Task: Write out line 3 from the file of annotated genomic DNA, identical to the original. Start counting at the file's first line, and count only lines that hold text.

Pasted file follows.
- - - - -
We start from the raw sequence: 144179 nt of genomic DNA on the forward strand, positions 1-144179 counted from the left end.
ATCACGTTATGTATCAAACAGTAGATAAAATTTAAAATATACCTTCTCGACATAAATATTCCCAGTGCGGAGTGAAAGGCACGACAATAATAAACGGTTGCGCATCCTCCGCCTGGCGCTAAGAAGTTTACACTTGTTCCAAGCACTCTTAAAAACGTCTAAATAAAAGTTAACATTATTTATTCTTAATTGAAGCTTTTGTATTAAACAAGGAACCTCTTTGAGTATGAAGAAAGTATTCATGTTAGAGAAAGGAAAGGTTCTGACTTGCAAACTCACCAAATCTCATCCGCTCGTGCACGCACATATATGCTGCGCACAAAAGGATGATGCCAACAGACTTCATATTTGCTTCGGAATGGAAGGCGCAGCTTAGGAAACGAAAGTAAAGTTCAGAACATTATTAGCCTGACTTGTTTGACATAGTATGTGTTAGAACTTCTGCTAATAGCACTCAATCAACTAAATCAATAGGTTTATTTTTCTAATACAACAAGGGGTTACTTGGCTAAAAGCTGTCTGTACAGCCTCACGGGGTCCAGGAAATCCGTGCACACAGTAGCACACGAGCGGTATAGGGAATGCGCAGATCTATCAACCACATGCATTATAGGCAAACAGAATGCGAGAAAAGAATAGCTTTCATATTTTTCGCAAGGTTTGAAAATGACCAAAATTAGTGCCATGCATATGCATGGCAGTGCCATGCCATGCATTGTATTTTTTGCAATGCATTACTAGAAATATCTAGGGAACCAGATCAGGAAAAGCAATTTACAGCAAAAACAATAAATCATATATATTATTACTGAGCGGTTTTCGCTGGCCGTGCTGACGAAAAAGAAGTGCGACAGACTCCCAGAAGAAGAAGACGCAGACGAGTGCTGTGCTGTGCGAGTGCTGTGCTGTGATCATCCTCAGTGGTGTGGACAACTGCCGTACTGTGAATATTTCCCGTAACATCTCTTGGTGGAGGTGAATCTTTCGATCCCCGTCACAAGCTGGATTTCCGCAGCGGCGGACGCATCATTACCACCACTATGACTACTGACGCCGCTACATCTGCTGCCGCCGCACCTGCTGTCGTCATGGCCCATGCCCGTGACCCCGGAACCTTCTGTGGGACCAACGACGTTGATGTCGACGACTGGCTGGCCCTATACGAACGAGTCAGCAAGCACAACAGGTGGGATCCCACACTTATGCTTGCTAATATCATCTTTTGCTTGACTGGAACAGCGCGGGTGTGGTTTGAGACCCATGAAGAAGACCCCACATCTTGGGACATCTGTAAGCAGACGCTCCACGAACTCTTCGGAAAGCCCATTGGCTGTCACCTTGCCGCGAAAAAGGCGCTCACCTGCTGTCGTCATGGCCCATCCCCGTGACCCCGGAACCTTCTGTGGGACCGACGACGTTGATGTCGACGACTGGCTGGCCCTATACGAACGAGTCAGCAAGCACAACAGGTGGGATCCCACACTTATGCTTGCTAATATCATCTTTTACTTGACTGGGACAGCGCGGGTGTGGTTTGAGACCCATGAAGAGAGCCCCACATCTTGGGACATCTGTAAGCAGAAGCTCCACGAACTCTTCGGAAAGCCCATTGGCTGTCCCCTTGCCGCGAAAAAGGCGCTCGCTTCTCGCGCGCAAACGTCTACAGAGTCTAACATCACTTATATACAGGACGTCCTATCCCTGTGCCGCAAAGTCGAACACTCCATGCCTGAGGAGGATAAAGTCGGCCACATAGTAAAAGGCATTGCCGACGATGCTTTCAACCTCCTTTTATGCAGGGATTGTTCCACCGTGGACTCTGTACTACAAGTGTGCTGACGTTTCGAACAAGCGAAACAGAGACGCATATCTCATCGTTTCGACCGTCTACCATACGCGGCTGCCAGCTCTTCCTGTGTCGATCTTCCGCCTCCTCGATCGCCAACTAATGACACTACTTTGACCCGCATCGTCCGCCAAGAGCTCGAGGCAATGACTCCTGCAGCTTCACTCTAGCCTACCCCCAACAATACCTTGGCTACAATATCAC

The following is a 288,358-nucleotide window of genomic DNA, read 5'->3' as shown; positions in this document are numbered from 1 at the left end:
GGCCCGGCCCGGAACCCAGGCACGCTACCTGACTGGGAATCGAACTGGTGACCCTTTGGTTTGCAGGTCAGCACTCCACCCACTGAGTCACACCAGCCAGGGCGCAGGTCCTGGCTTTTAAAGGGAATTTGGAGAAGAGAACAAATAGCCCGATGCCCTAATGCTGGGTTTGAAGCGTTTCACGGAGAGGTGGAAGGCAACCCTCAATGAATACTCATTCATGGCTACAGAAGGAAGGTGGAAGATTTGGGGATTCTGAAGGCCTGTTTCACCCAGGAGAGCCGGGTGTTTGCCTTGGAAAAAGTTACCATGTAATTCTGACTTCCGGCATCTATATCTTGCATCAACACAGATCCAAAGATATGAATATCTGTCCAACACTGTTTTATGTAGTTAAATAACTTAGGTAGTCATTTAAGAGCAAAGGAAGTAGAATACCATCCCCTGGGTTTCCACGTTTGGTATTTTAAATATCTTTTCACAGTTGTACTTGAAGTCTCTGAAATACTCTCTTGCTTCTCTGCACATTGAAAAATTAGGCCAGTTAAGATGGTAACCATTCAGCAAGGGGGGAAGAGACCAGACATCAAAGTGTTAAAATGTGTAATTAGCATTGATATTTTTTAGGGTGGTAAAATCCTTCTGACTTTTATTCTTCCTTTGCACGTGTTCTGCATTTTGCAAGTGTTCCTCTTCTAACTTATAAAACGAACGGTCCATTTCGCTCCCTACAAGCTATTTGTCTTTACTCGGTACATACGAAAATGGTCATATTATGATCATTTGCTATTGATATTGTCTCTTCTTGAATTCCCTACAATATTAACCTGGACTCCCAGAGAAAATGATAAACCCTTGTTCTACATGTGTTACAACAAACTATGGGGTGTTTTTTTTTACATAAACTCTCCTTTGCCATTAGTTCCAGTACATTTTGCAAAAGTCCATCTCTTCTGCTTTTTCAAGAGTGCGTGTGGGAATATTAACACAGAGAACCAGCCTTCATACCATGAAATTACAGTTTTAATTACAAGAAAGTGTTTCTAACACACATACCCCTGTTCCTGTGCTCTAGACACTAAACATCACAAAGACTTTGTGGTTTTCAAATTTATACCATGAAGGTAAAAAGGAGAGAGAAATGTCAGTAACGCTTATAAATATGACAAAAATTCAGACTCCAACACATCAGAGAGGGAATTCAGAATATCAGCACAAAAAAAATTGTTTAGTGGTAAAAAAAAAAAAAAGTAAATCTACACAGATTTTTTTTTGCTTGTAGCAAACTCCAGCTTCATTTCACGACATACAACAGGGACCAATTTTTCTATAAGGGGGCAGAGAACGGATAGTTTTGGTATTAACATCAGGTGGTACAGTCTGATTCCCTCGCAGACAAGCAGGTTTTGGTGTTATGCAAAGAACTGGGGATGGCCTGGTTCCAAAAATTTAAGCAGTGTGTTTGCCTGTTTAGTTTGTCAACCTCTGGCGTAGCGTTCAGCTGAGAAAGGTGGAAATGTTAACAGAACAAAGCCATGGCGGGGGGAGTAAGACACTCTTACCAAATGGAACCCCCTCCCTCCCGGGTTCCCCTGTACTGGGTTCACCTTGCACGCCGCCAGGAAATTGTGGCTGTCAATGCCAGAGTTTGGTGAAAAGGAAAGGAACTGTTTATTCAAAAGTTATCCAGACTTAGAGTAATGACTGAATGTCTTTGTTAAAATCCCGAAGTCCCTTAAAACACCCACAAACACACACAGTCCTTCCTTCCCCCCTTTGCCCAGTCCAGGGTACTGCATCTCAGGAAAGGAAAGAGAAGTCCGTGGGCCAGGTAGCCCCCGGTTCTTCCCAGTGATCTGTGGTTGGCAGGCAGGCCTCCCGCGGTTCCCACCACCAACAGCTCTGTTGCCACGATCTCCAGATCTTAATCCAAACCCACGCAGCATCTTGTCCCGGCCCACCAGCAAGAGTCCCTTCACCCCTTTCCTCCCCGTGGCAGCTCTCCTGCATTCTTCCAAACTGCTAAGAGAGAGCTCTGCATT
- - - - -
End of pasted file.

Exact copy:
The following is a 288,358-nucleotide window of genomic DNA, read 5'->3' as shown; positions in this document are numbered from 1 at the left end: